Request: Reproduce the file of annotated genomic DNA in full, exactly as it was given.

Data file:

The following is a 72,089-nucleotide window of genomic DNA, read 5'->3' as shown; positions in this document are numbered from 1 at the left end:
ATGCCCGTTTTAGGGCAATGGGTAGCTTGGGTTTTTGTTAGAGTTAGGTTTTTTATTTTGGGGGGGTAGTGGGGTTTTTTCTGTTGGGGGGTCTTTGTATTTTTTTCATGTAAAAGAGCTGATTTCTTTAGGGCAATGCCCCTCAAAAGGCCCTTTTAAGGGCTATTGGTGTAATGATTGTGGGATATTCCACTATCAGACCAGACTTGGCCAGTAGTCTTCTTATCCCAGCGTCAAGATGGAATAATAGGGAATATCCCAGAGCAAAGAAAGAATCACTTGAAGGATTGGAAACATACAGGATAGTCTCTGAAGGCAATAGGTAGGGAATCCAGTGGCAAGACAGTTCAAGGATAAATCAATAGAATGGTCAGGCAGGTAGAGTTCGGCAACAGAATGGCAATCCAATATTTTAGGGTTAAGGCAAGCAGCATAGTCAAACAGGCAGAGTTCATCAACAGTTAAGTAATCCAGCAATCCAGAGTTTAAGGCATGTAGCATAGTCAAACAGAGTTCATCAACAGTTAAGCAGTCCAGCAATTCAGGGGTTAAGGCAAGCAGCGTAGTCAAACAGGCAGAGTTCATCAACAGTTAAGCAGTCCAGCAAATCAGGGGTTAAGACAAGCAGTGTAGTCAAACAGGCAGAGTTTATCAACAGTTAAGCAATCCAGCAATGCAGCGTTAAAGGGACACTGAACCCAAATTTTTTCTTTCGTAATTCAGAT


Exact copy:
The following is a 72,089-nucleotide window of genomic DNA, read 5'->3' as shown; positions in this document are numbered from 1 at the left end:
ATGCCCGTTTTAGGGCAATGGGTAGCTTGGGTTTTTGTTAGAGTTAGGTTTTTTATTTTGGGGGGGTAGTGGGGTTTTTTCTGTTGGGGGGTCTTTGTATTTTTTTCATGTAAAAGAGCTGATTTCTTTAGGGCAATGCCCCTCAAAAGGCCCTTTTAAGGGCTATTGGTGTAATGATTGTGGGATATTCCACTATCAGACCAGACTTGGCCAGTAGTCTTCTTATCCCAGCGTCAAGATGGAATAATAGGGAATATCCCAGAGCAAAGAAAGAATCACTTGAAGGATTGGAAACATACAGGATAGTCTCTGAAGGCAATAGGTAGGGAATCCAGTGGCAAGACAGTTCAAGGATAAATCAATAGAATGGTCAGGCAGGTAGAGTTCGGCAACAGAATGGCAATCCAATATTTTAGGGTTAAGGCAAGCAGCATAGTCAAACAGGCAGAGTTCATCAACAGTTAAGTAATCCAGCAATCCAGAGTTTAAGGCATGTAGCATAGTCAAACAGAGTTCATCAACAGTTAAGCAGTCCAGCAATTCAGGGGTTAAGGCAAGCAGCGTAGTCAAACAGGCAGAGTTCATCAACAGTTAAGCAGTCCAGCAAATCAGGGGTTAAGACAAGCAGTGTAGTCAAACAGGCAGAGTTTATCAACAGTTAAGCAATCCAGCAATGCAGCGTTAAAGGGACACTGAACCCAAATTTTTTCTTTCGTAATTCAGAT